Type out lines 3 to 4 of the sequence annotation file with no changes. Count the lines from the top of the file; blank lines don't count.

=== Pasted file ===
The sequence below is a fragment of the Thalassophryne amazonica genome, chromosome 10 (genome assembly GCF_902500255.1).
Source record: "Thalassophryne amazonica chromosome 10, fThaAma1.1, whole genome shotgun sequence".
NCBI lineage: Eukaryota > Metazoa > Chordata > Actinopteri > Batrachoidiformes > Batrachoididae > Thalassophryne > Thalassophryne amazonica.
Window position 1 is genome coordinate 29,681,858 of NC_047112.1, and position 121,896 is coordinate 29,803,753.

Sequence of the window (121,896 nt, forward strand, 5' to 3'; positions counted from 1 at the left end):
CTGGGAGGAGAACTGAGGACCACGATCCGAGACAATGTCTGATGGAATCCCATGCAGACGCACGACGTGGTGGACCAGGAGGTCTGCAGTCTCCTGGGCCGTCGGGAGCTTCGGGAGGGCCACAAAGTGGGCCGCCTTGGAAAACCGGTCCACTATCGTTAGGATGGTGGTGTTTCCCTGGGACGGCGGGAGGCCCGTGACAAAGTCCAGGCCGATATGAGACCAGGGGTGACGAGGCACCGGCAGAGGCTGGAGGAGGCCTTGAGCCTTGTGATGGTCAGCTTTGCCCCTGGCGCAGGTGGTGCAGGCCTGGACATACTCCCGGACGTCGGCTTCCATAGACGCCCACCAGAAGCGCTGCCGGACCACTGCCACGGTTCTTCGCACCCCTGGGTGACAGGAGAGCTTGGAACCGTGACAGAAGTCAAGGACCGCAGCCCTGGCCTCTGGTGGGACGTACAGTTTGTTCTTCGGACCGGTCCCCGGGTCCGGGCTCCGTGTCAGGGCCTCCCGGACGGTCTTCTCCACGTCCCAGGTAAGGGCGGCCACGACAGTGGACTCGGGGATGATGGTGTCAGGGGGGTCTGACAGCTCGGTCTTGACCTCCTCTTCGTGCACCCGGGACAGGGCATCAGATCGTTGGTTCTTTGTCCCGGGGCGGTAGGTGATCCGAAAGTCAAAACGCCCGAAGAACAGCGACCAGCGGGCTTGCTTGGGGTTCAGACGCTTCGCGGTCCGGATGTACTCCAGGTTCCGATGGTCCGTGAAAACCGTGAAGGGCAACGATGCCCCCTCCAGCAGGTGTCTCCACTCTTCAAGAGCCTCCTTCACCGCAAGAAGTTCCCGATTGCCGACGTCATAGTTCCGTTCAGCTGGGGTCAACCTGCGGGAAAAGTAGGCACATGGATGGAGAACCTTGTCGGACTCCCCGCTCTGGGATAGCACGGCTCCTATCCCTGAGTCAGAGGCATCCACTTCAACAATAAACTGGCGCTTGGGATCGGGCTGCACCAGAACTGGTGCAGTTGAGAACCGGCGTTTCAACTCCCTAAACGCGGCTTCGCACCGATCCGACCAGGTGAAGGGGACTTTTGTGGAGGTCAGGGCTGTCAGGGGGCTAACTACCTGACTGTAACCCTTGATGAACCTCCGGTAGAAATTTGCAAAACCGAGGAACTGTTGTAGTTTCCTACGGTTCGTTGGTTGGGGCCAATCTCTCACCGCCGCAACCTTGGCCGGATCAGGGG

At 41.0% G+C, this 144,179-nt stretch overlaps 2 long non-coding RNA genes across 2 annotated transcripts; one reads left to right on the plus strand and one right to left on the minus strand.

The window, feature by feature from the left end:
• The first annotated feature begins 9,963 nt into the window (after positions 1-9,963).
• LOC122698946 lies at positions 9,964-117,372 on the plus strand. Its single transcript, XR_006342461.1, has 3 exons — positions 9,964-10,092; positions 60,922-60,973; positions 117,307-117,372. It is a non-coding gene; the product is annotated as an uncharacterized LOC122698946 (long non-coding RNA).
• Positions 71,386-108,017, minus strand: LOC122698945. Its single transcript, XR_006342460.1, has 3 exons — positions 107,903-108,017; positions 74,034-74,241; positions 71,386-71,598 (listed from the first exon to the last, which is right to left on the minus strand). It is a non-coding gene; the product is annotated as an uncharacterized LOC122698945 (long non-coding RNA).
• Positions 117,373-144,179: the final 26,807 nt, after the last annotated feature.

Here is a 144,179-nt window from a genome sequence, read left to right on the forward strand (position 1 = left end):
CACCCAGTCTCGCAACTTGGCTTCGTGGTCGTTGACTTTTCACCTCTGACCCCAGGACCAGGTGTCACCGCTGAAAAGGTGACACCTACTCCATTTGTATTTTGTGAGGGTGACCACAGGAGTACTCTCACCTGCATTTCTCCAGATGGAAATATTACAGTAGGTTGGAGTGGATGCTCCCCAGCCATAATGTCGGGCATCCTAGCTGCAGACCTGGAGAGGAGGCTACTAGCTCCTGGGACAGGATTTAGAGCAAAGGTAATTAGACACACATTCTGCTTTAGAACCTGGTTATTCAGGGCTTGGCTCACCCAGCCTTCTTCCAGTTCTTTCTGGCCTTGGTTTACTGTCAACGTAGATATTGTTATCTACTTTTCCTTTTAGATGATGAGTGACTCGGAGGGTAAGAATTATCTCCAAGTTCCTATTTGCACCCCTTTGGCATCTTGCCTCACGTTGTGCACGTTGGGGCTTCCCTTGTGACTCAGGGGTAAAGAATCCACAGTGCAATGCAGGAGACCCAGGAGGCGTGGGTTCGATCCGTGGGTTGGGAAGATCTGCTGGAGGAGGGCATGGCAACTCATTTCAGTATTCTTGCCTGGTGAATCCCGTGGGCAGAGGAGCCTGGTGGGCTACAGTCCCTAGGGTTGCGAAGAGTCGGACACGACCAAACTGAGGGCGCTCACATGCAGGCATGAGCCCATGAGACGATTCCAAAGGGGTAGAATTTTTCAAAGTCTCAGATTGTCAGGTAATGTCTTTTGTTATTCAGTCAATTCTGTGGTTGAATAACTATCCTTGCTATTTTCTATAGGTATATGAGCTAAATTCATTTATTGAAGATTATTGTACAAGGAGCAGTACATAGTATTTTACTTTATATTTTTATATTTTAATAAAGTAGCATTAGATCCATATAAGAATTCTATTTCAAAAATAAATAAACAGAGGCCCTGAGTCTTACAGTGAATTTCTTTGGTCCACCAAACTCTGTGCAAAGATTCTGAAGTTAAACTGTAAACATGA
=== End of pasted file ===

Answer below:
NCBI lineage: Eukaryota > Metazoa > Chordata > Actinopteri > Batrachoidiformes > Batrachoididae > Thalassophryne > Thalassophryne amazonica.
Window position 1 is genome coordinate 29,681,858 of NC_047112.1, and position 121,896 is coordinate 29,803,753.